It’s called Difficult Second Album Syndrome: the intense pressure to follow up a huge commercial success. Expectations, internal and external, can make superstars crack.
Yet that tricky follow-up album – the one after the one everyone’s got in their collection; the one that sold poorly, destroyed the band or was ridiculed by critics – often turns out to be more rewarding. And the stories of how such records were made tend to be packed with extraordinary drama.
This is the phenomenon Radio 4’s three-part documentary Follow-Up Albums explores. The series starts with Dexys Midnight Runners and their career suicide Don’t Stand Me Down, moving on to Tusk – Fleetwood Mac’s loony-tunes follow-up to Rumours – and Dog Man Star, the recording of which shattered Suede’s original line-up.
Music nuts are always looking for secret clubs to join: the band who will be huge in six months’ time, or the genius singer/songwriter who died without selling any records. Supposedly lesser, disappointing follow-up albums have that snob cachet, but their appeal runs deeper. They’re albums by bands who had proven themselves to be rare talents, but then pushed their art to extremes. There, magic happens.
“You have to dig a bit harder with these albums,” says Pete Paphides, music journalist and presenter of the Radio 4 series. “It’s almost as if these records are a test of whether you’re just passing through or are prepared to put in the time and effort. A record you spend more time with will repay you more handsomely in the long run.”
Knowing the crazy story behind the records certainly helps. “With the bands you obsess about, when you decide you’re emotionally invested you stop wanting their next album to be the best you’ve ever heard,” Paphides argues. “It has to be good – but what you want is a sense of how things have progressed for them, what’s been happening in their life. The bands we love push the story along. The period between having your breakthrough album that sells millions and recording the follow-up makes you a more interesting band than you were.”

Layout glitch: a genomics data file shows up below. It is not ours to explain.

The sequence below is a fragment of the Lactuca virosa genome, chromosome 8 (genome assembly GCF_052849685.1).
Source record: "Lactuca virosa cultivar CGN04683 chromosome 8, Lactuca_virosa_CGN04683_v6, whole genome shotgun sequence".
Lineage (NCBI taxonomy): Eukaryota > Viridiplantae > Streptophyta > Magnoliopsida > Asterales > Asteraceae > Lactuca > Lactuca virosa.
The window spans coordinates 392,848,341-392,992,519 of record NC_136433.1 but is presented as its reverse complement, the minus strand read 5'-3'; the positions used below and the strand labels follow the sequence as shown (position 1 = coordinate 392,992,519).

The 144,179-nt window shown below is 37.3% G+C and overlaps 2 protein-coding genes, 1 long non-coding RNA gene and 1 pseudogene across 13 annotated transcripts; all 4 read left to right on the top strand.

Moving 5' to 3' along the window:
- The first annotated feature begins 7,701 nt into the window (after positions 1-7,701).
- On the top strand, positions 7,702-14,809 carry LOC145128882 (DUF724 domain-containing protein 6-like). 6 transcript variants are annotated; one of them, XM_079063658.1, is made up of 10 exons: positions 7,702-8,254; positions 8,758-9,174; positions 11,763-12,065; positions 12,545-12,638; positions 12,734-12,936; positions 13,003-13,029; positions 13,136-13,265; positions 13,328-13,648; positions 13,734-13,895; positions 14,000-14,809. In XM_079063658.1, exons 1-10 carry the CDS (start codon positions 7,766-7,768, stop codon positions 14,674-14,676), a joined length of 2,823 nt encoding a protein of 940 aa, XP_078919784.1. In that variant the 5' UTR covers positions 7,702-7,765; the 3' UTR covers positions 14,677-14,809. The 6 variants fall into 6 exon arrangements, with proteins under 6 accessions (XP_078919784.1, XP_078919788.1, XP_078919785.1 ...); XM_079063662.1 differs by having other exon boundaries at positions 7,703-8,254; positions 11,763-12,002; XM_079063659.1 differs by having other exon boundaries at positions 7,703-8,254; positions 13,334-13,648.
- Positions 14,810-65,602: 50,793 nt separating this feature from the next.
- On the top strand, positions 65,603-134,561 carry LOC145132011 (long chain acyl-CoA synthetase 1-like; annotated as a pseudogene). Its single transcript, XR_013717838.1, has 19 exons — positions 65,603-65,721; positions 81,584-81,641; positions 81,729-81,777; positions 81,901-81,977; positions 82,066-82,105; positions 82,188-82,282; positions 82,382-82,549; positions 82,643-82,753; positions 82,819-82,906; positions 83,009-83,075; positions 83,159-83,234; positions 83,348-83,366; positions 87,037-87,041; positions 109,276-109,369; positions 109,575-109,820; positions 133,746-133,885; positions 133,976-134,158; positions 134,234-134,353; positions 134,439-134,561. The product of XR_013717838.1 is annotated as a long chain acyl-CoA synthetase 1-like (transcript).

In the second half of 1982, Dexys Midnight Runners owned the charts. They’d already had a Number One in 1980 with Geno, but now Come on Eileen was a massive hit and so was its blistering parent album, Too-Rye-Ay. Britain loved the joyous jig of Eileen and smiled indulgently at the band’s curious self-styling as raggle-taggle gypsies with dungarees, sandals and dirty hair. Bandleader Kevin Rowland was rich.
What most Smash Hits readers and wedding DJs didn’t know was that Rowland was not a natural pop star. He was a soul singer. More than that, he was increasingly politically aware, was in a failing relationship with his violinist Helen O’Hara, and was an almost insane perfectionist bent on making the next album an authentic document of what Dexys were.
After recoiling from a US promotional tour for Too-Rye-Ay (“You’d get up in the morning and they’d send someone to interview you while you were having your breakfast”), Rowland and the band went to ground. Three years later, their third album Don’t Stand Me Down arrived. (Only one of the LPs in Follow Up Albums is actually the band’s second – Difficult Second Album syndrome can strike at any time.) Follow-Up Albums reports how the recording sessions chewed up and spat out several of the world’s top producers.
Don’t Stand Me Down was made up of disdainful attacks, gorgeous slow ballads, fiery soul-baring, soft nostalgia and offhand chat. It only had seven songs – the opening track, Kevin Rowland’s 13th Time, was removed at the last minute because Rowland thought a single drum beat was “dodgy” – but most of them were well over five minutes and one of them, This Is What She’s Like, was a 12-minute album within the album that began with Rowland and guitarist Billy Adams talking about nothing in particular for two minutes solid.
Dexys Midnight Runners had made one of the greatest records of all time, but hardly anyone noticed. Don’t Stand Me Down had been deliberately recorded and mixed to be nothing at all like the tinny, glitzy pop sound that was prevalent. Critical reaction was vitriolic or non-existent and, with the Midnight Runners’ record company also baffled, the album fizzled.